But how could Shavei have punished anyone?

By taking them off, or not putting them on, the Aliyah lists that it alone has been in charge of drawing up. This has given Shavei tremendous power. It has allowed it to say to the B’nei Menashe in India, “If you don’t do as we say, you’ll never get to Israel,” and to the B’nei Menashe in Israel, “If you don’t toe the line, your families in India will never join you.” Shavei means what it says, too. Many B’nei Menashe have been blacklisted and kept from making Aliyah because they defied Shavei’s dictates. Families have been broken up, some members of them allowed to come to Israel and others barred. Degel Menashe has compiled a dossier of such cases. They make for heartbreaking reading.


Did the threats not to accept food relief succeed?

To an extent, yes, especially in the third and last round of distribution, when Shavei stepped up its intimidation. Almost half of Manipur’s B’nei Menashe congregations turned the rice down, even though they all could have used it. But in the end, this had its positive side.


Positive how?

Positive because this time Shavei went too far. For many B’nei Menashe, being told to go hungry for Shavei’s benefit was the last straw. It made them realize how they were being cynically used by Shavei. For the first time in years, there were those dared to speak out openly against Shavei’s reign of fear. The food relief operation energized the community. It made it realize that it could act on its own, that it didn’t need Shavei’s permission.


This led to a call for new elections for the B’nei Menashe Council, a once representative body that Shavei had turned into a rubber stamp. At first, Shavei tried to stop the elections. When it saw that it couldn’t, it decided to compete in them – and when it competed and lost, it set out to destroy the elected body.


In this, it partially succeeded again. The same congregations that were scared into not accepting food were now scared into seceding from the B’nei Menashe Council they had helped to elect. But on the other hand, half of the congregations in Manipur stood firm. They refused to be cowed by Shavei and stuck with the new BMC despite Shavei’s threats and warnings. This is something that never happened before. Shavei wasn’t prepared for it. It was used to being obeyed.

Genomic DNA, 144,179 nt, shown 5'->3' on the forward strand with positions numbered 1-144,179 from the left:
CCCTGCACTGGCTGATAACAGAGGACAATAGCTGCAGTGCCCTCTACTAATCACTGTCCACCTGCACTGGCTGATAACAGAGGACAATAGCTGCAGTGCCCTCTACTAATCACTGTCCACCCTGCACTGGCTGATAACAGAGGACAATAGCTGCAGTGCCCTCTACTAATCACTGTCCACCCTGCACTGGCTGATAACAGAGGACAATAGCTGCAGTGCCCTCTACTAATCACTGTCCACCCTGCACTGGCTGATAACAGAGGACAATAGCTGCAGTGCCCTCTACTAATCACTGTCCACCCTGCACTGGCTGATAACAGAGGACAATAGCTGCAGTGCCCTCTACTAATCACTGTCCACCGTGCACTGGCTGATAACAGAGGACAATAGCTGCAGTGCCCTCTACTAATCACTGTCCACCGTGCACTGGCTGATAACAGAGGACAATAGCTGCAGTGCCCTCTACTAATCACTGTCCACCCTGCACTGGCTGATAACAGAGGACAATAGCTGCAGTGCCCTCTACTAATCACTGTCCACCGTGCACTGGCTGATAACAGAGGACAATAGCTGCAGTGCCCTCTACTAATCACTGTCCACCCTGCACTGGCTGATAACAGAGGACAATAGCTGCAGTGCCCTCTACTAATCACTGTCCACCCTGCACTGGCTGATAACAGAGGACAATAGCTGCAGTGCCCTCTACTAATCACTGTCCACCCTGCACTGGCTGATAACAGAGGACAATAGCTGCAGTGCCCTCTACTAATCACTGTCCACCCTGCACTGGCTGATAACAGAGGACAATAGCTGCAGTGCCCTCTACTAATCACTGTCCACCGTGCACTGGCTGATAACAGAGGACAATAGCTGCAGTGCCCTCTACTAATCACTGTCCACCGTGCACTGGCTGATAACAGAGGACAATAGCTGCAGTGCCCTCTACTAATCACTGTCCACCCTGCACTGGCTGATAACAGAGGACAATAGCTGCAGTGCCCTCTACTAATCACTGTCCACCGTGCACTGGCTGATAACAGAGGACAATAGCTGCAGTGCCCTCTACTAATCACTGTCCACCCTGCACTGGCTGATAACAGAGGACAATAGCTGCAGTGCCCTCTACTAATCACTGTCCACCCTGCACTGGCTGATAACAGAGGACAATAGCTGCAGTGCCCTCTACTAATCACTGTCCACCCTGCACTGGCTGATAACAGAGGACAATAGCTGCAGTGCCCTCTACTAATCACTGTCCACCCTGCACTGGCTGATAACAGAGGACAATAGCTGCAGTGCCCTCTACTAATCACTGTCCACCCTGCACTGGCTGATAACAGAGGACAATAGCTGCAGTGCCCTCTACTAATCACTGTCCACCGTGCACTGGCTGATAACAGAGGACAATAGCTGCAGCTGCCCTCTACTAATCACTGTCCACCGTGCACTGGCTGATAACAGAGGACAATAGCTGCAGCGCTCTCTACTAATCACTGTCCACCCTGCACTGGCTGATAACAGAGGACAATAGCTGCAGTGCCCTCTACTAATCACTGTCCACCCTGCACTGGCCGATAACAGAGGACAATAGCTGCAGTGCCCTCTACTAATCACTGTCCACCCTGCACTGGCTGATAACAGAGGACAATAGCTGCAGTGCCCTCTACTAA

So where do things stand now?

With a split community and a war between Degel Menashe and Shavei Israel that we never wanted. We didn’t want to be divisive. We would have been happy to have had a live-and-let-live arrangement with Shavei. There was room for both of us. But when one organization insists on being the only one, there’s no way for the other to get along with it.


So there’s no possibility of compromise?

Not as far as I can see. We’ve tried to patch things up. Last summer, in the middle of the food relief operation, I got in touch with Michael Freund, the head of Shavei, and suggested that we meet and try to come to an understanding. At first he said he was willing, then he hedged, and then I never heard from him again. Since then, the relations between Degel Menashe and Shavei have deteriorated even more.


In the end, it all comes down to the issue of Aliyah. Degel Menashe’s position is that Aliyah has to be taken out of Shavei’s hands and become the responsibility of the Jewish Agency and the Ministry of Immigration and Absorption. Shavei knows that if this happens, it will lose the hold over the B’nei Menashe community that gives it its power. It’s something it will never agree to. And we won’t agree to anything less. There’s no possible compromise on that.


Why did the government let Shavei have total control of B’nei Menashe Aliyah in the first place?